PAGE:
Housing Delivery Test 2021

By Michael HardwareDirector of Planning and Property

The 2021 housing delivery test results were published on Friday by the Department for Levelling Up, Housing and Communities (DLUHC). The test period covers the last three financial years, so from 2018 to 2021 with the housing need based on the 2014 household projection figures produced by ONS (Office for National Statistics).

The results showed a mixed bag of delivery across the country with the Home Counties, in particular Essex, Hertfordshire and Kent, performing poorly.

The worst was Southend-on Sea with just 31% of its housing need delivered. It was closely followed by Epping Forest, Worthing and Epsom & Ewell on 35%, and Tandridge on 38%. Any planning authority falling below 75% of its target threshold is subject to the NPPF’s “Presumption in Favour of Sustainable Development”.

Many councils, however, argue that it has little or no control over when developers build new homes, accusing many of ‘landbanking’ in order to maximise prices. The landbanking argument has largely been proved to be wrong, not least by the Government’s own commission into the subject. According to Lichfields, many of the councils not achieving the 75% threshold are also unable to demonstrate a Five Year Housing Land Supply, and around a half of the authorities that fail are significantly constrained by the green belt.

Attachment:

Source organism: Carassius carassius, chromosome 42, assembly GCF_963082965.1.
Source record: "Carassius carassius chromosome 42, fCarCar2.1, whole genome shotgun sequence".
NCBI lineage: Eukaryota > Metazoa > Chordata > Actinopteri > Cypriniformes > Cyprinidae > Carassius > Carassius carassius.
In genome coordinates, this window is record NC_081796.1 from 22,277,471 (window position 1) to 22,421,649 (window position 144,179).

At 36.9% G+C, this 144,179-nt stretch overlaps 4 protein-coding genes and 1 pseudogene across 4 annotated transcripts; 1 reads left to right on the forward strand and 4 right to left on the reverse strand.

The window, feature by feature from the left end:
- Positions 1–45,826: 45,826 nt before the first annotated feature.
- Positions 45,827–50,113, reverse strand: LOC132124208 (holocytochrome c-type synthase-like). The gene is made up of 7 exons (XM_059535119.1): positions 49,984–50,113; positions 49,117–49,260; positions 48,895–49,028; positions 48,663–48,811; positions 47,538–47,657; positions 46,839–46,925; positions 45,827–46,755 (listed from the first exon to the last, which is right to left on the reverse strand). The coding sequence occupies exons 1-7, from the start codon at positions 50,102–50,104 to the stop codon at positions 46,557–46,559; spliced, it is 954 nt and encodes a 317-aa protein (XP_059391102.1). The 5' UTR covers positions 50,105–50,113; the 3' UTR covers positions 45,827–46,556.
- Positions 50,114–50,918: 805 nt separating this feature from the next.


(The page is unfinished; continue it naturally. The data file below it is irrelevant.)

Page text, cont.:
Councils are also questioning the reliance on the 2014, saying they are out of date. New figures published by the ONS, also last week, revise various projections downwards. The 2020 figures see the UK population plateauing at just over 70million in the middle of the century, with births continuing to fall and, surprisingly, deaths increasing. Net migration is expected to also be steady at around 200,000 per year.

But does this mean we don’t actually need the level of new homes the Government says and councils are being unfairly punished? One Oxfordshire council has decided it doesn’t and has slashed its housing requirement figure being used within its local plan review, and there could be around 50 other authorities which could do the same. It will be interesting to see what the inspector’s view is.

The Government’s policy is not only addressing projected housing need but also the decades of under-delivery previously. That is why we have an over-heated property market with significant affordability issues affecting those on lower incomes. Younger generations also have to wait far longer to get on the housing ladder.

So no, those councils looking to slash their housing numbers need to understand they will be failing their residents by continuing to not properly meet the housing needs of the population.

DLUHC is currently maintaining its housebuilding policy and is bound to ensure councils do likewise. But there are growing political opposition to this level of housebuilding, especially is the rural Conservatives strongholds in the south.